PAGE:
For each group, we looked at the number of months in which unemployment went down and approval went up and vice versa. We also looked at another metric, the employment-population ratio, which is a measure of how many of those in the labor pool are working. (This allows us to account for population changes.) For both metrics and each demographic, we made charts showing what happened in the 30 months under consideration.
Those charts look like the one below. Darker red boxes indicate more months in which the combination occurred. Looking at the example below, the lower left box shows Metric B going down (-) and Metric A also going down (-). The top left box is Metric B going up (+) and A going down (-). Top right? Both going up. The dashed line shows what a correlation would look like: darker boxes along the line as both went down, stayed the same (the middle boxes) or increased.
For unemployment, we’re looking for an inverse correlation. As unemployment drops, we would expect approval to go up. As the employment-population ratio increases, though, we would expect a direct correlation.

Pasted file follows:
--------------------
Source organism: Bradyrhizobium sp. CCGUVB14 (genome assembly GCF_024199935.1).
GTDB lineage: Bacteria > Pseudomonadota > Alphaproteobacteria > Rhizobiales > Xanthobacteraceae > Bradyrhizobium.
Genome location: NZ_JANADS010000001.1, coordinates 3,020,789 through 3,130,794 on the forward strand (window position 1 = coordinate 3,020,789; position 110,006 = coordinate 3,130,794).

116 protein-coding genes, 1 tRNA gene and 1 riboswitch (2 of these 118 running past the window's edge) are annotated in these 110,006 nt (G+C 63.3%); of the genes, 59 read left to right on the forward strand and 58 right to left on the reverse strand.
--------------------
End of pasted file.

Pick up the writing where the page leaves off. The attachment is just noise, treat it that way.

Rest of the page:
So, what do we see? We see a mishmash of results.
Consider the black/unemployment box. It’s darker at upper left and bottom right, which is what we would expect. But it’s dark elsewhere, too. In 12 of 24 months (August 2017 to July 2019), unemployment went down as approval went up or vice versa. In the other 12 months, something else happened, including six months in which unemployment went up alongside approval or both went down.
After the 2016 presidential race, Trump gave a speech in which he thanked black voters . . . for staying home that November. This is another way that the good economy might help Trump: People disinclined to vote for him might also be disinclined to go out and vote for his opponent.